Air Defence Identification Zone
The Air Defense Identification Zone is airspace over land or water in which the ready identification, location, and control of civil aircraft over land or water is required in the interest of national security. China's Defence Ministry announced its ADIZ over a vast area in the East China Sea on November 23, 2013, which covers the area around the Diaoyu islands, controlled by Japan and known as the Senkaku Islands. The establishment of this zone drew strong opposition from Japan, the US and South Korea, becoming a flashpoint in East Asian politics and security.
Japan denies brush with Chinese planes, demands Beijing withdraws footage
Demands China remove video allegedly showing the incident from its military website
Reuters in Tokyo
Japan on Friday denied Beijing’s claims that its Self-Defence Force planes came “dangerously close” to Chinese aircraft in an incident over the East China Sea on Wednesday, and demanded China take down the footage allegedly showing the incident.
On Thursday, China said two Japanese F-15 planes followed a Chinese Tu-154 aircraft and came as close as 30 metres, “seriously affecting China’s flight safety”.
It posted a video on the defence ministry website allegedly showing the incident in an area where the two countries air defence identification zones overlap.
“We believe there is no truth in China’s assertions that Japanese fighter planes came within 30 meters of a Chinese plane and severely affected the flight’s safety,” Japanese Chief Cabinet Secretary Yoshihide Suga told reporters.
Watch: Japanese F-15 fighters tailed a Chinese TU-154 plane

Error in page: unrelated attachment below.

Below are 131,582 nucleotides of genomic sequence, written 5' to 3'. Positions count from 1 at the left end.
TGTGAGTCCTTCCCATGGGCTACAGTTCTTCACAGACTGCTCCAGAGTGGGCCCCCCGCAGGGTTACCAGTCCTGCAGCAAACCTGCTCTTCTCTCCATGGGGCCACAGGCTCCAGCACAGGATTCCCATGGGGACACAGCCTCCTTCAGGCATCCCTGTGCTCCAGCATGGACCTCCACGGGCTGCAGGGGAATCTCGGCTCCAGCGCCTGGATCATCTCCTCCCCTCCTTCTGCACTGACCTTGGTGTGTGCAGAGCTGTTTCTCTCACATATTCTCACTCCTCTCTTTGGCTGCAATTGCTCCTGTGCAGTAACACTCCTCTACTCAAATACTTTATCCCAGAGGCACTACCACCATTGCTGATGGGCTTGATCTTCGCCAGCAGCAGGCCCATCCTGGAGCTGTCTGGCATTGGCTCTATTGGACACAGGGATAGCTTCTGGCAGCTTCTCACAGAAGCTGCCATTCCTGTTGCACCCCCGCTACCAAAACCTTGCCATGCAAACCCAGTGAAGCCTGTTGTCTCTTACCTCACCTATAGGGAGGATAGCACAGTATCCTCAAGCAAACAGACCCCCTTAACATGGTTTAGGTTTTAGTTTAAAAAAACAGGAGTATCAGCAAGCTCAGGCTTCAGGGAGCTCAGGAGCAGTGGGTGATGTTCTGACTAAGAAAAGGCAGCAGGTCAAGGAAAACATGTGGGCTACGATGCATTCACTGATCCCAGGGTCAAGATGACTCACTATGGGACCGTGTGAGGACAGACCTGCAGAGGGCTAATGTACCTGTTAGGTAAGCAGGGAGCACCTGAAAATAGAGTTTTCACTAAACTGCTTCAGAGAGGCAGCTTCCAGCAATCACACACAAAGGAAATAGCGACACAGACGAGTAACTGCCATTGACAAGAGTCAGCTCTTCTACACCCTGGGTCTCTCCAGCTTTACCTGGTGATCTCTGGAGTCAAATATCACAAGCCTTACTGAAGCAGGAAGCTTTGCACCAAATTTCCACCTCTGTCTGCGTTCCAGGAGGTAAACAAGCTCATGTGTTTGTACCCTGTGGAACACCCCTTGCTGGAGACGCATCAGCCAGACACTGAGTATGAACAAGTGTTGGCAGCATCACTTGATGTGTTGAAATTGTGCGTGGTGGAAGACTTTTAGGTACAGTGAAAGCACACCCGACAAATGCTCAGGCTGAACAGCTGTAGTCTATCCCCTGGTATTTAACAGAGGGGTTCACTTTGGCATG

“The airplanes [in the video] are different,” he said in response to a reporter’s question about the rationale behind Japan’s assertion, adding that Japan had lodged a protest late on Thursday and demanded that Beijing take down the footage.
The latest exchange followed a protest lodged by from Tokyo on Wednesday, when Japan said two Chinese Jian-11 fighter jets from the PLA Air Force flew “abnormally close” to Japanese military aircraft over the East China Sea.
Beijing rejected this charge while accusing Tokyo of trying to “deceive [the] international community”.
A Chinese defence ministry spokesman, Geng Yansheng, dismissed that claim, saying “the guilty party files the suit first”, according to a statement.
Geng said two Chinese Tu-154 jets were tailed by a pair of Japan Air Self-Defence Force F-15 jets before 10.30am on Wednesday “as close as 30 metres”.
Later the same morning, two Japan Air Self-Defence Force reconnaissance planes entered China’s air defence identification zone (ADIZ), prompting the People’s Liberation Army to scramble two Jian-11 fighter jets to check their identities, Geng said in the statement.
“[PLA jets] kept a distance of at least 150 metres from the Japanese planes,” the statement continued, adding that the Chinese pilots were “professional”, whereas their Japanese counterparts were “provocative”.
The row is the latest flare-up in a long-running territorial dispute between Asia’s largest economies. It follows a similar incident on May 24, when Japan said Chinese aircraft had come within a few dozen metres of its warplanes.
China lays claim to Japanese-administered islets in the East China Sea, known as Senkaku in Japan and Diaoyu in China. China declared its air defence zone covering most of the East China Sea last year despite protests by Japan and the United States.
Suga reiterated Japan’s request to quickly establish emergency communication mechanism between the two countries so that they could deal with crisis situations.
Japan scrambled fighter jets against Chinese planes 415 times in the year ending in March, up 36 per cent on the year, while in waters near the disputed islands, patrol ships from both countries have been playing cat-and-mouse, raising fears of an accidental clash.
Additional reporting by Minnie Chan